For over a decade now, I have had the privilege to lead Taglit Birthright- Israel tours here in the homeland.

Birthright-Israel offers a free all-expenses- paid 10-day trip to Israel for every Jewish youth between the ages of 18 and 26 who has not been on a peer experience to Israel before.

The funding for the trip is provided by the State of Israel, the local Jewish Federations in the Diaspora and a group of philanthropists led by Charles Bronfman and Michael Steinhardt. I can personally attest to the impact this program is having on both Jewish demographics and Jewish engagement.

Yet what has always amazed me is that there is no parallel for this trip anywhere in the world. Why is it that President Barack Obama, Oprah Winfrey and Michael Jordan don’t get together to offer a Birthright-Africa trip to every African- American? Each African-American would be taken to Africa to meet the people of Africa, to get to know the land and its customs.

In one of the largest crimes against humanity, Africans were forcibly taken from their homeland and robbed of their religions, languages and cultures, and yet 350 years later, the descendants of those slaves lack the widespread consciousness of a need to return to Africa and reinsert themselves as Africans into world history.

Why is there no Birthright-Italy, in which Italian-Americans are given a free trip to Rome? They could visit the Coliseum and pray with the pope in St. Peter’s Square. It’s been about 100 years since the largest waves of Italians migrated to America; isn’t it about time for them to visit their homeland? What about a Birthright- Ireland? Irish-Americans could learn about their rich heritage and culture while searching for the proverbial pot of gold at the end of the rainbow.

But there is only Birthright-Israel: a free trip for Jews who left their homeland over 1,942 years ago. What is this connection Jews have to their homeland even millennia after they were forcibly exiled from it? From where does this consciousness of a return “home” come from while others, who left their homeland a short time ago, have “forgotten”? We can begin to understand the connection when reading this week’s Torah portion.

During the first 11 chapters of Genesis, the Torah takes a universal approach to man. Now, in the 12th chapter, the story begins to focus on one man and his family.

The parsha opens with a conversation between Abraham and God. Having grown up with all the midrashim, we forget that God never spoke to Abraham in his youth.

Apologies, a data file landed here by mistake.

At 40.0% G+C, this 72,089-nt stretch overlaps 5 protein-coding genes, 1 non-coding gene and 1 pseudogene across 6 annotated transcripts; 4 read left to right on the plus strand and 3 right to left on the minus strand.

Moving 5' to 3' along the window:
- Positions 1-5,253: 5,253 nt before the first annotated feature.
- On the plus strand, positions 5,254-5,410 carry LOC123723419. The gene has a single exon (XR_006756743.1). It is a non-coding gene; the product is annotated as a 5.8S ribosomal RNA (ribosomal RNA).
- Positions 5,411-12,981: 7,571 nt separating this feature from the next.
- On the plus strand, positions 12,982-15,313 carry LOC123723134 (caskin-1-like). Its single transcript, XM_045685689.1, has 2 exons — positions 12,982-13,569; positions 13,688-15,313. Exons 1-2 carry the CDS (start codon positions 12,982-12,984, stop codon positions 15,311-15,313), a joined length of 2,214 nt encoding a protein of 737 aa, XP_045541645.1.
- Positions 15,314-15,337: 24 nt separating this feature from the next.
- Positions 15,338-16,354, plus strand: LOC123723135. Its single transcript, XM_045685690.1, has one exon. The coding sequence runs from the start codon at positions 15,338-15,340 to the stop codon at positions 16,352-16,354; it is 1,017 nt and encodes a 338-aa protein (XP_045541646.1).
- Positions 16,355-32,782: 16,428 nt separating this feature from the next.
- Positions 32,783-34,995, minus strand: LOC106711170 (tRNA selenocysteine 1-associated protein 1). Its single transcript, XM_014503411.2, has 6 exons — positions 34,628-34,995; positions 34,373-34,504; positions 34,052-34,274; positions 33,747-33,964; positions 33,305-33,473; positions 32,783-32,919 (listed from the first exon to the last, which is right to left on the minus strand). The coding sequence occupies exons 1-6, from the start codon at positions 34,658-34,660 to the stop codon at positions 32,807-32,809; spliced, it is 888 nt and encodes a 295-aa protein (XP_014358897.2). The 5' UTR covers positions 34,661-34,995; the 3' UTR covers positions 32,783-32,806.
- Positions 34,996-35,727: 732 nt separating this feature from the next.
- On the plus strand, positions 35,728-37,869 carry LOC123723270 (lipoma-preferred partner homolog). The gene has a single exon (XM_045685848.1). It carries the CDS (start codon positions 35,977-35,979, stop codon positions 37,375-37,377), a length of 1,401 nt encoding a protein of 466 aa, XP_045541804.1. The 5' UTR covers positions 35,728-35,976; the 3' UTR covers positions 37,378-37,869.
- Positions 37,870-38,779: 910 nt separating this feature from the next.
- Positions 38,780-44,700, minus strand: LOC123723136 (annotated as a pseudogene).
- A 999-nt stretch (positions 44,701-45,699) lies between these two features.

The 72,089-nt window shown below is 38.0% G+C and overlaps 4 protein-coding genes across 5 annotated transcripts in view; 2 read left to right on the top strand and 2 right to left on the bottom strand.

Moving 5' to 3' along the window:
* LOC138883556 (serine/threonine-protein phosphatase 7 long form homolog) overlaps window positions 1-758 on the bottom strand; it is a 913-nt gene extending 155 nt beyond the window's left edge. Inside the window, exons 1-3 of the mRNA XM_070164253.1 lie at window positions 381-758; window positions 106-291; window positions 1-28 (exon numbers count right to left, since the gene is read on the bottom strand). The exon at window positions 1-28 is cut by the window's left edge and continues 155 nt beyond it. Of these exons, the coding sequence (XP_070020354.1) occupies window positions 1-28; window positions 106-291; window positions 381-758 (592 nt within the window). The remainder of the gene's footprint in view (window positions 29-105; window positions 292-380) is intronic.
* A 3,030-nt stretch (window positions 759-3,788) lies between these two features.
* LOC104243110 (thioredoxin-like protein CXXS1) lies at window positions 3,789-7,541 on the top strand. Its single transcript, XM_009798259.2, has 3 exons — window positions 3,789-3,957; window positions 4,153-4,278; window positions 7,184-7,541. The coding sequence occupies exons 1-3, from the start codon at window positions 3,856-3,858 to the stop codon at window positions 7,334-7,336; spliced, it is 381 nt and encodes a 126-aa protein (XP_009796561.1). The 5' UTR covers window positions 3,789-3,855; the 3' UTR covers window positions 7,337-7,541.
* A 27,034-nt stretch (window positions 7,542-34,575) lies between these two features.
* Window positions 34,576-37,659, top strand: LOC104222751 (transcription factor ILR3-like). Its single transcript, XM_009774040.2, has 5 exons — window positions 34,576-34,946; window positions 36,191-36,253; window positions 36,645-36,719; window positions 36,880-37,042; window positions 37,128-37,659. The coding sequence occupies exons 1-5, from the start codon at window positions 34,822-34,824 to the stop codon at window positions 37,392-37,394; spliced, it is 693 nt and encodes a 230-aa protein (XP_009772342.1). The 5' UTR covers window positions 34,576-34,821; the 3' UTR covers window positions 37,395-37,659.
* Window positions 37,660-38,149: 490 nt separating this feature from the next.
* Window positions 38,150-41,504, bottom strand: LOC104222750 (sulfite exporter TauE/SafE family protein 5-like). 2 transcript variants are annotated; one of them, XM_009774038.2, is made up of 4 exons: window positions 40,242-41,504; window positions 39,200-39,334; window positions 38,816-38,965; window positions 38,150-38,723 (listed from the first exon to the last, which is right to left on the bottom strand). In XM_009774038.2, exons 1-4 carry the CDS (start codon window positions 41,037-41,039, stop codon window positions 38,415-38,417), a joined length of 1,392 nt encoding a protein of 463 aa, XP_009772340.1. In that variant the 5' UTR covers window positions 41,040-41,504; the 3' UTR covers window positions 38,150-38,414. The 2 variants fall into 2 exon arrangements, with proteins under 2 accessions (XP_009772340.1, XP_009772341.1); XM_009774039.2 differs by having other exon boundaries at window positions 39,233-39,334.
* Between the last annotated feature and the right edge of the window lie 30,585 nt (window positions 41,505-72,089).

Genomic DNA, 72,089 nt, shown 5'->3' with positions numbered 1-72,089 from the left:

All of those stories we grew up hearing about Abraham destroying the idols in his father’s store, or being thrown into the furnace, happened in the absence of any communication between God and Abraham.

During much of Abraham’s life, God was silent. And it was Abraham’s faith alone that propelled him to believe in God even though God’s voice was absent. The greatness of Abraham began not when God first called to him, but during the 75 years of God’s silence, never vindicating Abraham’s belief in Him.

In this week’s Torah reading, God shatters his deafening silence and breaks into Abraham’s life to tell him, at the age of 75, to go to the Land of Israel. As if to say, “Abraham, you are great, and what you have done was great. But for our relationship is to continue to the next level, you need to get to Israel. Only in the Land of Israel can this relationship fully blossom.”

This first communication between God and the first Jew begins a cycle of “introductions” of God to the Patriarchs. Interestingly enough, the first time God speaks to each and every one of the Patriarchs it is in connection to the Land of Israel.

God opens up by telling Abraham, “Lech lecha!” – Go to the Land of Israel. His first conversation with Isaac is the demand not to leave Israel. God speaks to Jacob in order to promise that he will return to the land.

We are told that “the deeds of the Forefathers are signposts to the children.” So let us then look at each one of the introductions God makes as a lesson to a different type of Jew. To the Jew who is able to make aliya, he is told, like Abraham, “Lech lecha!” Go home, to the Land of Israel! To the sabra, the native-born Israeli, like Isaac, God says never to leave Israel. And finally, the Jew that is here in Israel and is forced to leave, like Jacob, is promised that God will be with him in the Exile and that he, too, will one day return home to the land of his fathers.

This connection between the Land of Israel and the Jewish people is a central bedrock of Judaism. If one were to look at the entire Hebrew Bible as one literary unit, one might surmise that the central theme of the is a romance between God, the Jewish people and the Land of Israel.

This bond with the Land of Israel is so deep that thousands of years later, it is the one thing almost all Jews can agree on. I would venture to say that there are perhaps more Jews who believe in the Land of Israel than who believe in the God of Israel. While this is not the forum in which to dwell upon the theological implications of such an assertion, I can at least offer our connection to our ancestral homeland as a paradigm for other nations that might want to boost the notions of peoplehood, engagement, pride and community.

The writer is a doctoral candidate in Jewish philosophy and currently teaches in many post-high-school yeshivot and midrashot.

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